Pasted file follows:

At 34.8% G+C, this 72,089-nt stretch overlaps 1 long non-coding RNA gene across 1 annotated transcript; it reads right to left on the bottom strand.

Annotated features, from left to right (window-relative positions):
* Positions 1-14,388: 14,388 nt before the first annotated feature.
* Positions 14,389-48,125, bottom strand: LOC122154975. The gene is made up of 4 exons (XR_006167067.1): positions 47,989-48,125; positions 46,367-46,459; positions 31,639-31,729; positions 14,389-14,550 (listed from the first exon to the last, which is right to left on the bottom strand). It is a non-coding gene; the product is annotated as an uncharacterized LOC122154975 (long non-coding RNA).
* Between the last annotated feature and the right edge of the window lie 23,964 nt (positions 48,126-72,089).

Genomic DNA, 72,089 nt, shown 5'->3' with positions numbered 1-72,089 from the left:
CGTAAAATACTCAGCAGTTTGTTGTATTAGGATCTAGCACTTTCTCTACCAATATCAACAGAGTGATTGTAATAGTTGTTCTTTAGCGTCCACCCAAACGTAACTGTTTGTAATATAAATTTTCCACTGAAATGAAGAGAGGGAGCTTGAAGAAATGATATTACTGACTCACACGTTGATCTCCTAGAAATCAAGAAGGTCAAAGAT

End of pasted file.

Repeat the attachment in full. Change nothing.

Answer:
At 34.8% G+C, this 72,089-nt stretch overlaps 1 long non-coding RNA gene across 1 annotated transcript; it reads right to left on the bottom strand.

Annotated features, from left to right (window-relative positions):
* Positions 1-14,388: 14,388 nt before the first annotated feature.
* Positions 14,389-48,125, bottom strand: LOC122154975. The gene is made up of 4 exons (XR_006167067.1): positions 47,989-48,125; positions 46,367-46,459; positions 31,639-31,729; positions 14,389-14,550 (listed from the first exon to the last, which is right to left on the bottom strand). It is a non-coding gene; the product is annotated as an uncharacterized LOC122154975 (long non-coding RNA).
* Between the last annotated feature and the right edge of the window lie 23,964 nt (positions 48,126-72,089).

Genomic DNA, 72,089 nt, shown 5'->3' with positions numbered 1-72,089 from the left:
CGTAAAATACTCAGCAGTTTGTTGTATTAGGATCTAGCACTTTCTCTACCAATATCAACAGAGTGATTGTAATAGTTGTTCTTTAGCGTCCACCCAAACGTAACTGTTTGTAATATAAATTTTCCACTGAAATGAAGAGAGGGAGCTTGAAGAAATGATATTACTGACTCACACGTTGATCTCCTAGAAATCAAGAAGGTCAAAGAT